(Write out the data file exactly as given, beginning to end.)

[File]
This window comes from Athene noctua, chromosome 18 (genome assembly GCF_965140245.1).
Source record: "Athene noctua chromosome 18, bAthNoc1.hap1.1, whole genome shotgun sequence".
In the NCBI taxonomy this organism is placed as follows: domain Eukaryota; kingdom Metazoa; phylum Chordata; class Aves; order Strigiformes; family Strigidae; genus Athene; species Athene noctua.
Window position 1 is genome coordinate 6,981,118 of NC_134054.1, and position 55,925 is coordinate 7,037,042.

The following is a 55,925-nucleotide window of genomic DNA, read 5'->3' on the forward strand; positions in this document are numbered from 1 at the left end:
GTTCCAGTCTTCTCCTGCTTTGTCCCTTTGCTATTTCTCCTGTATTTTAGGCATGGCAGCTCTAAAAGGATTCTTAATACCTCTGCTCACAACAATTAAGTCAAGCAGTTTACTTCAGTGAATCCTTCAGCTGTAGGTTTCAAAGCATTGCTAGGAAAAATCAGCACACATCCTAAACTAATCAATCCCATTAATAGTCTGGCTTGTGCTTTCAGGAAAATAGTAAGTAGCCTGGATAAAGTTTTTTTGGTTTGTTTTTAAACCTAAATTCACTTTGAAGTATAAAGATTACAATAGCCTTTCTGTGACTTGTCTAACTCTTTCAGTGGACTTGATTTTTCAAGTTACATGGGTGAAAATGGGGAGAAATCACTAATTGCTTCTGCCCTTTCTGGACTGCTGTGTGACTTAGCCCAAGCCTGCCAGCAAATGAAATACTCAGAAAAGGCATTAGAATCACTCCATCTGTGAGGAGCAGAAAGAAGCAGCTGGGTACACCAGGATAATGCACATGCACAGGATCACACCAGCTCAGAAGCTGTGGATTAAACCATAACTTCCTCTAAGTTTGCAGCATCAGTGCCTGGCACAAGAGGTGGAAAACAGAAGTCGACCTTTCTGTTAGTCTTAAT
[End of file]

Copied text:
This window comes from Athene noctua, chromosome 18 (genome assembly GCF_965140245.1).
Source record: "Athene noctua chromosome 18, bAthNoc1.hap1.1, whole genome shotgun sequence".
In the NCBI taxonomy this organism is placed as follows: domain Eukaryota; kingdom Metazoa; phylum Chordata; class Aves; order Strigiformes; family Strigidae; genus Athene; species Athene noctua.
Window position 1 is genome coordinate 6,981,118 of NC_134054.1, and position 55,925 is coordinate 7,037,042.

The following is a 55,925-nucleotide window of genomic DNA, read 5'->3' on the forward strand; positions in this document are numbered from 1 at the left end:
GTTCCAGTCTTCTCCTGCTTTGTCCCTTTGCTATTTCTCCTGTATTTTAGGCATGGCAGCTCTAAAAGGATTCTTAATACCTCTGCTCACAACAATTAAGTCAAGCAGTTTACTTCAGTGAATCCTTCAGCTGTAGGTTTCAAAGCATTGCTAGGAAAAATCAGCACACATCCTAAACTAATCAATCCCATTAATAGTCTGGCTTGTGCTTTCAGGAAAATAGTAAGTAGCCTGGATAAAGTTTTTTTGGTTTGTTTTTAAACCTAAATTCACTTTGAAGTATAAAGATTACAATAGCCTTTCTGTGACTTGTCTAACTCTTTCAGTGGACTTGATTTTTCAAGTTACATGGGTGAAAATGGGGAGAAATCACTAATTGCTTCTGCCCTTTCTGGACTGCTGTGTGACTTAGCCCAAGCCTGCCAGCAAATGAAATACTCAGAAAAGGCATTAGAATCACTCCATCTGTGAGGAGCAGAAAGAAGCAGCTGGGTACACCAGGATAATGCACATGCACAGGATCACACCAGCTCAGAAGCTGTGGATTAAACCATAACTTCCTCTAAGTTTGCAGCATCAGTGCCTGGCACAAGAGGTGGAAAACAGAAGTCGACCTTTCTGTTAGTCTTAAT